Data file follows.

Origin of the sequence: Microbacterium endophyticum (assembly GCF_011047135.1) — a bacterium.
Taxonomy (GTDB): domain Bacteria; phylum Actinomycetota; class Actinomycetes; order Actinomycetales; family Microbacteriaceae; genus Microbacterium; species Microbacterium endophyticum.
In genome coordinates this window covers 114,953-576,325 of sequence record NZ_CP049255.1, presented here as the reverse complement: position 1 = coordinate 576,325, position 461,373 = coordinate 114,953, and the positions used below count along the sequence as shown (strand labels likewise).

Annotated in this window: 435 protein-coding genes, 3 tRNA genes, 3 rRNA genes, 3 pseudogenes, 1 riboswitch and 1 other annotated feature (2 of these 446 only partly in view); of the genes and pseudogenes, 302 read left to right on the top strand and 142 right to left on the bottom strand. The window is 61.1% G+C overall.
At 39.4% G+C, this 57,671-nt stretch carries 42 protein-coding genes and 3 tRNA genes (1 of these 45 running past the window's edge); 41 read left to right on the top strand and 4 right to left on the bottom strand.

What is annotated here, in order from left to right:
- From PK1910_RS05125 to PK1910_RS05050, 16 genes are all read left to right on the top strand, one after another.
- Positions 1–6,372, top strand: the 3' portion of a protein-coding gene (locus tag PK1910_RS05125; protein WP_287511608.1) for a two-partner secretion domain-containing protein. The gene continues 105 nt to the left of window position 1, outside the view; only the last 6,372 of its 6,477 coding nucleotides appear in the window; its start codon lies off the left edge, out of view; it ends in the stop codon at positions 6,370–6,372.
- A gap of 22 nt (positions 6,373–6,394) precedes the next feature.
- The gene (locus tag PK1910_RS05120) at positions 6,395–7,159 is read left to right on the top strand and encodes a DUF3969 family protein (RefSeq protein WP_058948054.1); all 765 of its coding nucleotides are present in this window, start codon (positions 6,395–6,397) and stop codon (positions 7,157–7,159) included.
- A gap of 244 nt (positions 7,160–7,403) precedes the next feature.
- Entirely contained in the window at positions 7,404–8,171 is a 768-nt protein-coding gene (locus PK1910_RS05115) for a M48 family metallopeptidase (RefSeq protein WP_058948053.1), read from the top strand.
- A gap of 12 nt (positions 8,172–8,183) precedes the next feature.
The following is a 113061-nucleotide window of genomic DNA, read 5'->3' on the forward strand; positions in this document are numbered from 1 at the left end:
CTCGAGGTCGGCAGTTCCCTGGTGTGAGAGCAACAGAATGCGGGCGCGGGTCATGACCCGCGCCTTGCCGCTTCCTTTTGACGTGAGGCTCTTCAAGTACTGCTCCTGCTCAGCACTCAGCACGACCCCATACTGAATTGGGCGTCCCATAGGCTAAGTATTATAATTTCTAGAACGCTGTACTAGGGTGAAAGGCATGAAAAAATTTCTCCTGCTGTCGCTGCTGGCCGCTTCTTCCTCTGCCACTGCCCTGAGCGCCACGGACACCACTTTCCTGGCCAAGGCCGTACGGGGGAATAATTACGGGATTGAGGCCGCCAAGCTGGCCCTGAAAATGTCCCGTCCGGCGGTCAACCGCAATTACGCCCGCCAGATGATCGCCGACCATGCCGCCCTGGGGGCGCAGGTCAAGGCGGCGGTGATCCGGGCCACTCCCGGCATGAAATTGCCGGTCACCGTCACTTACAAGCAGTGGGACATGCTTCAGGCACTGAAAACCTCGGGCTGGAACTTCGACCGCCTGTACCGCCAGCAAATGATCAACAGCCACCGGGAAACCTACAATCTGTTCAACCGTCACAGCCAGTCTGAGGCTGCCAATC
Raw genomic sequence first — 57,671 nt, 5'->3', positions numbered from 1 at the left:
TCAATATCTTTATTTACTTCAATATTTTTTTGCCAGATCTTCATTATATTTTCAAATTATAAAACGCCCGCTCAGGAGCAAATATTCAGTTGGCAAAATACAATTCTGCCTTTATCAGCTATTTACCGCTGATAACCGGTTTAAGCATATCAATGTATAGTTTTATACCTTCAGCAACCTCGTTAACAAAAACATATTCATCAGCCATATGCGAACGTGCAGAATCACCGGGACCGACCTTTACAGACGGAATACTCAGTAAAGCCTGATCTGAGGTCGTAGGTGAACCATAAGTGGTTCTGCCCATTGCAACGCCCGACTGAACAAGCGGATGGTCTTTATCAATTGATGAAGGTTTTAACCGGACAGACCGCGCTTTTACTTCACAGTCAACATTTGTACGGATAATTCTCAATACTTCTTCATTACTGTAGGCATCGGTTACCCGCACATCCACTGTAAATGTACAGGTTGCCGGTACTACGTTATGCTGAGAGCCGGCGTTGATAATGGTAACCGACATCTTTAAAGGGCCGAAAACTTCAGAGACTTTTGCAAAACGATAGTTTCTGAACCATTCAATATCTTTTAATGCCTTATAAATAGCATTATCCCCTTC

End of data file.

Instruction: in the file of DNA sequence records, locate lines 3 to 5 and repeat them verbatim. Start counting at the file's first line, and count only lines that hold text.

In genome coordinates this window covers 114,953-576,325 of sequence record NZ_CP049255.1, presented here as the reverse complement: position 1 = coordinate 576,325, position 461,373 = coordinate 114,953, and the positions used below count along the sequence as shown (strand labels likewise).

Annotated in this window: 435 protein-coding genes, 3 tRNA genes, 3 rRNA genes, 3 pseudogenes, 1 riboswitch and 1 other annotated feature (2 of these 446 only partly in view); of the genes and pseudogenes, 302 read left to right on the top strand and 142 right to left on the bottom strand. The window is 61.1% G+C overall.
At 39.4% G+C, this 57,671-nt stretch carries 42 protein-coding genes and 3 tRNA genes (1 of these 45 running past the window's edge); 41 read left to right on the top strand and 4 right to left on the bottom strand.